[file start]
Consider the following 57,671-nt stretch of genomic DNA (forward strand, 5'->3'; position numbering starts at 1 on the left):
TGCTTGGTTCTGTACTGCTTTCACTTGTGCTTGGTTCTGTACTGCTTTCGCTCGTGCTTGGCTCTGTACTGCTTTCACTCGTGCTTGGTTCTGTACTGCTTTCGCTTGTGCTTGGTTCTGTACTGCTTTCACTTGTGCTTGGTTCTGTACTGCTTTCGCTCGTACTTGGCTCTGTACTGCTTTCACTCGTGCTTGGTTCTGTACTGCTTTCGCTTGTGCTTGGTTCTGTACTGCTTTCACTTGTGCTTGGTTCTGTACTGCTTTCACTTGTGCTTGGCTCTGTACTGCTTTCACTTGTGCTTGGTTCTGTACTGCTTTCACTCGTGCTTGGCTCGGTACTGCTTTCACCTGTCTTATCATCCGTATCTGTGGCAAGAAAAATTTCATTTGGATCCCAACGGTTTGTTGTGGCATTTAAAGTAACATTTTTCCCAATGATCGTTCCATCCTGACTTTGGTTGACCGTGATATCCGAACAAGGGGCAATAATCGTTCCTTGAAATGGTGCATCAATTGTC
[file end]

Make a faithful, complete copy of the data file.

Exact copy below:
Consider the following 57,671-nt stretch of genomic DNA (forward strand, 5'->3'; position numbering starts at 1 on the left):
TGCTTGGTTCTGTACTGCTTTCACTTGTGCTTGGTTCTGTACTGCTTTCGCTCGTGCTTGGCTCTGTACTGCTTTCACTCGTGCTTGGTTCTGTACTGCTTTCGCTTGTGCTTGGTTCTGTACTGCTTTCACTTGTGCTTGGTTCTGTACTGCTTTCGCTCGTACTTGGCTCTGTACTGCTTTCACTCGTGCTTGGTTCTGTACTGCTTTCGCTTGTGCTTGGTTCTGTACTGCTTTCACTTGTGCTTGGTTCTGTACTGCTTTCACTTGTGCTTGGCTCTGTACTGCTTTCACTTGTGCTTGGTTCTGTACTGCTTTCACTCGTGCTTGGCTCGGTACTGCTTTCACCTGTCTTATCATCCGTATCTGTGGCAAGAAAAATTTCATTTGGATCCCAACGGTTTGTTGTGGCATTTAAAGTAACATTTTTCCCAATGATCGTTCCATCCTGACTTTGGTTGACCGTGATATCCGAACAAGGGGCAATAATCGTTCCTTGAAATGGTGCATCAATTGTC